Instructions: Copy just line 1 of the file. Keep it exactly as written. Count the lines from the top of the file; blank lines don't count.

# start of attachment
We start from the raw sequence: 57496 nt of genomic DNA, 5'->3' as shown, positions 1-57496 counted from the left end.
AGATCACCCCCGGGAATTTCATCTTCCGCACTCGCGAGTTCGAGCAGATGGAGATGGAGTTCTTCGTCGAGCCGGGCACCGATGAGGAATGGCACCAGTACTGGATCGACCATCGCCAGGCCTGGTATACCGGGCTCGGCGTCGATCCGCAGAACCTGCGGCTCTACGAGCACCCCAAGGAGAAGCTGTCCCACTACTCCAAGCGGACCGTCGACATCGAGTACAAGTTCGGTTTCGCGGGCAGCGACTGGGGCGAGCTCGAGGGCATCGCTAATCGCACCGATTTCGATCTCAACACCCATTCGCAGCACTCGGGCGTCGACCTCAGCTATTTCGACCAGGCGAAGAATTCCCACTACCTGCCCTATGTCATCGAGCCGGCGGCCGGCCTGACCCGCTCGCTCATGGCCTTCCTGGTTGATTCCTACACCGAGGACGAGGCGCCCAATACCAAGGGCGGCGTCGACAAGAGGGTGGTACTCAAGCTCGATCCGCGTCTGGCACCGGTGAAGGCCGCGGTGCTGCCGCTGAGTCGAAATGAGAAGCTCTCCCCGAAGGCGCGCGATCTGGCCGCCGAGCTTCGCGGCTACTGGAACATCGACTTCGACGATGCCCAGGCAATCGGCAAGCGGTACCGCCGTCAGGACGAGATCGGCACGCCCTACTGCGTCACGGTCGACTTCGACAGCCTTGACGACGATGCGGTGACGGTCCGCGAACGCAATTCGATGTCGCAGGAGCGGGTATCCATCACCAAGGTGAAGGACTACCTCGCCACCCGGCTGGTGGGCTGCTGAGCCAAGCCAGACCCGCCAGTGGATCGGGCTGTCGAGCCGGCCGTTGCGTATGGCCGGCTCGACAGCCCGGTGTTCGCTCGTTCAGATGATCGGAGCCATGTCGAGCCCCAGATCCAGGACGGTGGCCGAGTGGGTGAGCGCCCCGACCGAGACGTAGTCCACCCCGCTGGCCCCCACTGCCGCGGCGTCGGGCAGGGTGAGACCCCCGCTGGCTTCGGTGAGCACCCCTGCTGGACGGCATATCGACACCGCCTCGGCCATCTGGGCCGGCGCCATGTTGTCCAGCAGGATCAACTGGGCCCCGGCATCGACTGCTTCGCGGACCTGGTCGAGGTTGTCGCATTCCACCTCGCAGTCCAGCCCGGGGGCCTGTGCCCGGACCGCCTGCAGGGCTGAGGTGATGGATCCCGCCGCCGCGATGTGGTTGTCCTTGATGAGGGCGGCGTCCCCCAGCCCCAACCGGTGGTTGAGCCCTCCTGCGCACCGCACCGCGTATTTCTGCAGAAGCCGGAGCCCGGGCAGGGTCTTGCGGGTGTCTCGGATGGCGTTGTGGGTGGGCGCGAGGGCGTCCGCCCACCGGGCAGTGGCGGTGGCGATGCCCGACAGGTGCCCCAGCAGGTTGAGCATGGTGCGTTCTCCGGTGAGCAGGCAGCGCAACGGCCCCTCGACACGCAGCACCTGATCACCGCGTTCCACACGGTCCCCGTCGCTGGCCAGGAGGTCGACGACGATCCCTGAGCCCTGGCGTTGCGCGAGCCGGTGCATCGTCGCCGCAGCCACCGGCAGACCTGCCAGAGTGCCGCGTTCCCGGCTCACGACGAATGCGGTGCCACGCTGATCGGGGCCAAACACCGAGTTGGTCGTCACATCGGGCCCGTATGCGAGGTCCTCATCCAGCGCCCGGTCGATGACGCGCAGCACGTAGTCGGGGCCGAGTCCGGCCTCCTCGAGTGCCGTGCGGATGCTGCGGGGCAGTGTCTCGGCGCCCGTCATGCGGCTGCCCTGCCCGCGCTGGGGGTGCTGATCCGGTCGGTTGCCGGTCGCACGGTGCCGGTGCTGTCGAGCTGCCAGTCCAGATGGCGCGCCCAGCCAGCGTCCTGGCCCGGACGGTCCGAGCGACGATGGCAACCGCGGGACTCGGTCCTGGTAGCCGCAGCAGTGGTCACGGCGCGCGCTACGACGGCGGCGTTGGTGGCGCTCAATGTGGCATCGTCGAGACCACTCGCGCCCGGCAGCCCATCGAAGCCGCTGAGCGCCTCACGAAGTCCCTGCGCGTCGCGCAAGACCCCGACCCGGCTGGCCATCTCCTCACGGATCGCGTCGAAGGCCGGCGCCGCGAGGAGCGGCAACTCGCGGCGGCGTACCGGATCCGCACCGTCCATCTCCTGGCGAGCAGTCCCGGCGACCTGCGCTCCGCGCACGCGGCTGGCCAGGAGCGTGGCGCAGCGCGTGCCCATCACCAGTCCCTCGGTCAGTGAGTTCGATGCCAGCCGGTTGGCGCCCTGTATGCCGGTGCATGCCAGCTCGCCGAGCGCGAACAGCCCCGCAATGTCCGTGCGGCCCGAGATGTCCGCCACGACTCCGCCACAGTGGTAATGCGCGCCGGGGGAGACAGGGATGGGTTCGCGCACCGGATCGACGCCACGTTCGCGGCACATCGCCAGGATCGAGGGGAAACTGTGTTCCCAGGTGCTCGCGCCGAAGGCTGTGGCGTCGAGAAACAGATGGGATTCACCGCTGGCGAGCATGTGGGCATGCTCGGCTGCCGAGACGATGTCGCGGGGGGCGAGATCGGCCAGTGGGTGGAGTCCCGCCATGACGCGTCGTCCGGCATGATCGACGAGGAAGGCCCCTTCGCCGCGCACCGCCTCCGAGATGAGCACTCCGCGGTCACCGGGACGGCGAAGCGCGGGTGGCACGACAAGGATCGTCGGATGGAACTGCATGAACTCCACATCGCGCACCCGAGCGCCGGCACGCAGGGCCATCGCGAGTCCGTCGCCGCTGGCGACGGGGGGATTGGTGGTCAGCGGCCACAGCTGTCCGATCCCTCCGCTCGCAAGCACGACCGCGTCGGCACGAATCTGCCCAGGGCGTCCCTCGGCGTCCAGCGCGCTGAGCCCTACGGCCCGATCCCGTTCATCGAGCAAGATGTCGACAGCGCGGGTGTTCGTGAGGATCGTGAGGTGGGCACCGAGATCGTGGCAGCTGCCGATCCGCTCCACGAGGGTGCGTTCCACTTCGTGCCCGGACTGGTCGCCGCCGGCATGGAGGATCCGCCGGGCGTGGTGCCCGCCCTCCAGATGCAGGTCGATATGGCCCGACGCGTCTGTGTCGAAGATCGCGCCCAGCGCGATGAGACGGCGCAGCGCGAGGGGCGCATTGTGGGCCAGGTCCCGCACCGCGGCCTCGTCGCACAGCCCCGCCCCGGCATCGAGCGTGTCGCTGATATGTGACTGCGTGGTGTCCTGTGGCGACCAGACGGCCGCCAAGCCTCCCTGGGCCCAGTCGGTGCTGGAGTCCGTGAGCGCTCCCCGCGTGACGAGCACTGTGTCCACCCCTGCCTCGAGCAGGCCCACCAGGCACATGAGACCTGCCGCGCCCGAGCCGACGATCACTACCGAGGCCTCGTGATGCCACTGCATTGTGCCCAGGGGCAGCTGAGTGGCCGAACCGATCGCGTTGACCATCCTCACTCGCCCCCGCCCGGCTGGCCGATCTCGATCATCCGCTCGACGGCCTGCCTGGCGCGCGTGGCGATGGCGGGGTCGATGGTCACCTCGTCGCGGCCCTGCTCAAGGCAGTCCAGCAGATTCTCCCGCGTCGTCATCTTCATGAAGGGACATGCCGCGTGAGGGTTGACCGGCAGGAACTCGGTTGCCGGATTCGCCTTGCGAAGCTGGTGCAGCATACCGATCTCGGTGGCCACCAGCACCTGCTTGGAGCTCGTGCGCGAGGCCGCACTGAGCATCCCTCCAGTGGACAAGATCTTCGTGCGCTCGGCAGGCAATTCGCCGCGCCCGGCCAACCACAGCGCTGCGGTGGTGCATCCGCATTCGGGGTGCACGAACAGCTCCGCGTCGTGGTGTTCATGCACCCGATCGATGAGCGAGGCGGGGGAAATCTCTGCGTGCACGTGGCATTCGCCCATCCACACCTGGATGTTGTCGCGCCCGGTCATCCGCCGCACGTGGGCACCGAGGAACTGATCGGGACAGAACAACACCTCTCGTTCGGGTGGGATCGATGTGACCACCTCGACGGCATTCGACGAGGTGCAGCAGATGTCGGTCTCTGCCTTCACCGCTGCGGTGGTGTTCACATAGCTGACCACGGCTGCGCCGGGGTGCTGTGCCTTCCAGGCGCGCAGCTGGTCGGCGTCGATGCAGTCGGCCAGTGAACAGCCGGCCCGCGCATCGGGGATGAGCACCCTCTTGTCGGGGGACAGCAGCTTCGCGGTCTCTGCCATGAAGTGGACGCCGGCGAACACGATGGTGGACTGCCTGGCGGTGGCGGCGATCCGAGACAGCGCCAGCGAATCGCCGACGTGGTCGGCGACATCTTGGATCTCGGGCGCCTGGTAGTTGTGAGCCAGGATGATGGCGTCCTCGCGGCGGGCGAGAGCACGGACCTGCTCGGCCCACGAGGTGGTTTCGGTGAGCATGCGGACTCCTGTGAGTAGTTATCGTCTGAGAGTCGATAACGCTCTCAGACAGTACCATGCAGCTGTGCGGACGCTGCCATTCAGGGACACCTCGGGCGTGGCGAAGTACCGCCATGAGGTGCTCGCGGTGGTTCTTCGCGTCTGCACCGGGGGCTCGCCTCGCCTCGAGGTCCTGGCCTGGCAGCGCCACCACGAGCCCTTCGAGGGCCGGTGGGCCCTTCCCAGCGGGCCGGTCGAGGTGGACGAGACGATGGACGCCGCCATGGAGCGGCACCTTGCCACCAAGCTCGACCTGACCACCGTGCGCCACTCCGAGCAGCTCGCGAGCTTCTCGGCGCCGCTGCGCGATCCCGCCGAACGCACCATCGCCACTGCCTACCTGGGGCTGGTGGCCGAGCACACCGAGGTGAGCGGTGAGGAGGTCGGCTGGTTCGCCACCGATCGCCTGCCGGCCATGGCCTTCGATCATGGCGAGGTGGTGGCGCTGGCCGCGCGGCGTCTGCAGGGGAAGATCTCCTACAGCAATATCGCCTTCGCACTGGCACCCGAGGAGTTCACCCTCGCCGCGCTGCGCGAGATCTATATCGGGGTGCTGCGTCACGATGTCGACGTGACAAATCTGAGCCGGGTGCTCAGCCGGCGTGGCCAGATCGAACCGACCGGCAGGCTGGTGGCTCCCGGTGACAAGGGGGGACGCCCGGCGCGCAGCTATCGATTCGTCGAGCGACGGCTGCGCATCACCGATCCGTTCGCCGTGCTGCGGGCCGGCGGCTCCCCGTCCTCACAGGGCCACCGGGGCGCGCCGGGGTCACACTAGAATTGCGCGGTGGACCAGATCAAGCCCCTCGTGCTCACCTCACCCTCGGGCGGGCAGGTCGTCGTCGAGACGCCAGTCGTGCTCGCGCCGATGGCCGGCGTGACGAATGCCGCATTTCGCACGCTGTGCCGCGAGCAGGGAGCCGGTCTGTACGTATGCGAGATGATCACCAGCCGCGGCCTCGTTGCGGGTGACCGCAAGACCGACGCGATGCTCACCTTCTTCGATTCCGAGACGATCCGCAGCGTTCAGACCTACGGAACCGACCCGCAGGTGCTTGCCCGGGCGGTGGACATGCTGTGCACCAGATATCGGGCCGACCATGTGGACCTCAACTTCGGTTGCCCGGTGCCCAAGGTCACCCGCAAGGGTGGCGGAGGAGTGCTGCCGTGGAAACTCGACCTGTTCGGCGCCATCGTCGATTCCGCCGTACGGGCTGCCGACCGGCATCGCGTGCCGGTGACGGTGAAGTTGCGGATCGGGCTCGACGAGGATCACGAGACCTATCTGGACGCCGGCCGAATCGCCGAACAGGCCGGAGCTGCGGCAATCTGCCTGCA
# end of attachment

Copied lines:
We start from the raw sequence: 57496 nt of genomic DNA, 5'->3' as shown, positions 1-57496 counted from the left end.